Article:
Classic Songs – Wichita Lineman

One of the great things about playing ‘covers’ is that you get the pick of each artist’s greatest work. For every Beatles or Richard Rodgers who had lots of great songs there are many bands/writers who just come up with one or two great songs which go on to be hits. In some cases, they’re not big hits at the time but go into history as great examples of the art. ‘Song for the Siren’ by Tim Buckley is a favourite of mine in that category. The songwriter Jimmy Webb sits between these extremes, coming up with at least a handful of great hit songs – Wichita Lineman,Galveston and By the Time I Get to Phoenix (Glen Campbell), Up, Up and Away (The 5th Dimension), Do What You Gotta Do (Nina Simone and others) and MacArthur Park (actor Richard Harris, and later, Donna Summer).

Jimmy Webb hit the big time in the 60’s and had his first songwriting hit ‘Up, Up and Away’ when he was just 21. From the start there was some originality and ‘quirkiness’ to the lyrics of his songs, while the music stayed more mainstream. I vividly remember a friend recalling a song that he and his college friends had fallen about laughing to, he recalled the line ‘someone left the cake out in the rain’, saying that was a main line in the song and I failed to understand how that could be, it seemed absurd. The song was, of course, MacArthur Park. I found actor Richard Harris’s single of the song in a jumble sale and listened with interest to the song which turned out to be quite an epic, a stirring orchestral workout bookended by the actual song, as a whole a very effective piece. And, in context, it sounded pretty good, but the analogy between a failed love and a cake left out in the rain will always be, well, ‘weird’! Another of his songs, recorded by Glen Campbell, was Where’s The Playground Suzie suffered similar issues with the lyrics.

Where it all came together, without flaw, is Wichita Lineman, with its classic, haunting melody and original lyrics. The title, referring to an electricity supply worker in the Mid-West is unusual, and the lyrics are based on that unusual premise but are not too eccentric. Two threads run through the song – one being the day to day duties of a lineman and the other being brief references to an unknown love. The two verses in the song each have one line of reference to this love and in each case the line is dropped in without preamble or conclusion, and this is the winning trick of the song, being strikingly moving. The first verse goes thus:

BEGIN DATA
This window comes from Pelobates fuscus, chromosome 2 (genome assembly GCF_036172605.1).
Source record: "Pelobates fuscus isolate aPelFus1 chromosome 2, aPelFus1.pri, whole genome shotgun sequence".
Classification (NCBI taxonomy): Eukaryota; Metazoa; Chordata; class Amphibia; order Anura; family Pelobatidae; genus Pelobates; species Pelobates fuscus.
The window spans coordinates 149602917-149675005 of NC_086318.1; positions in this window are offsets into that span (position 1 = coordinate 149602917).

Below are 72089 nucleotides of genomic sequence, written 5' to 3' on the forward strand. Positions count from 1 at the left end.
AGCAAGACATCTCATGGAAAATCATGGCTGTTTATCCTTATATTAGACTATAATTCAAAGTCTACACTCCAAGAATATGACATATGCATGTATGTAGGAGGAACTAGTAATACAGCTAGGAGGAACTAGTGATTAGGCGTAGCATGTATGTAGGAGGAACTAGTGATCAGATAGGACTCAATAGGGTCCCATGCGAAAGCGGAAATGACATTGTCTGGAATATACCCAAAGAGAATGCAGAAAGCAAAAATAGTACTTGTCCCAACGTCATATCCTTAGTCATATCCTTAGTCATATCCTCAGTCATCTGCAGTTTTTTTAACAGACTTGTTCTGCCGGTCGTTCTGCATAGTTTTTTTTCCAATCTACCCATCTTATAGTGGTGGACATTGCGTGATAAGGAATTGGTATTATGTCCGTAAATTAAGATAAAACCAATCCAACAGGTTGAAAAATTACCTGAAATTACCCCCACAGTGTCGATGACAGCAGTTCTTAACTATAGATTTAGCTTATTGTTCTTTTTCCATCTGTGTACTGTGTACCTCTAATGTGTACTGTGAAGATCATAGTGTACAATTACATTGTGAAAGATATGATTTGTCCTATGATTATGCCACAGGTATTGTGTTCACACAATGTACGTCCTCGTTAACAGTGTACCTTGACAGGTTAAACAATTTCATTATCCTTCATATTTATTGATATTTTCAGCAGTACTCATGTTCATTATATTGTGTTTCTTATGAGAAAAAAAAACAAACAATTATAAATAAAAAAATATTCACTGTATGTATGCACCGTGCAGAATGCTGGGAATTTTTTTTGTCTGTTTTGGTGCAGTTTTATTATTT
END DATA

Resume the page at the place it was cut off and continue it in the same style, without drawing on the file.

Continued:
I am a lineman for the county, and I drive the main road
Searchin’ in the sun for another overload
I hear you singing in the wire, I can hear you through the whine
And the Wichita Lineman is still on the line

When we first hear the line ‘I hear you singing in the wire, I can hear you through the wine’, it’s not really clear that a person is being referred to, the song references ‘wire’ and ‘whine’ and it could be that the reference to the wind, understandable in that the song is set in the Great Plains where wind is a frequent companion as well as hazard.

[mp3j track=”//″ title=”Wichita Lineman.mp3″ style=”bigger2″]

My simple vocal/guitar version of this classic song.

The second verse continues the workaday theme, detailing the protagonist’s job concerns until, almost from nowhere, is the line ‘and I need you more than want you, and I want you for all time’…

I know I need a small vacation, but it don’t look like rain
And if it snows that stretch down south won’t ever stand the strain
And I need you more than want you, and I want you for all time
And the Wichita Lineman is still on the line

…I still recall the shiver and goosebumps when this first sunk in although I remember no details of where or when. It is the juxtaposition of this line against the worldly detail which produces this effect. A song starting with ‘I need you more than want you and I want you for all time’ could work, but sounds like just another love song. Wichita instead encapsulates in in a gritty realism and so gets the effect. When thinking of other songs which use this effect it’s hard to identify any that do it so distinctly. The Smiths’ ‘There is a Light that Never Goes Out’ is similar in the change of mood when the titular line arrives in the song, but it’s in the context of being a passenger in the loved one’s car in the rest of the song. So far I’ve drawn a blank – if you come up with anything, please post below in ‘comments’…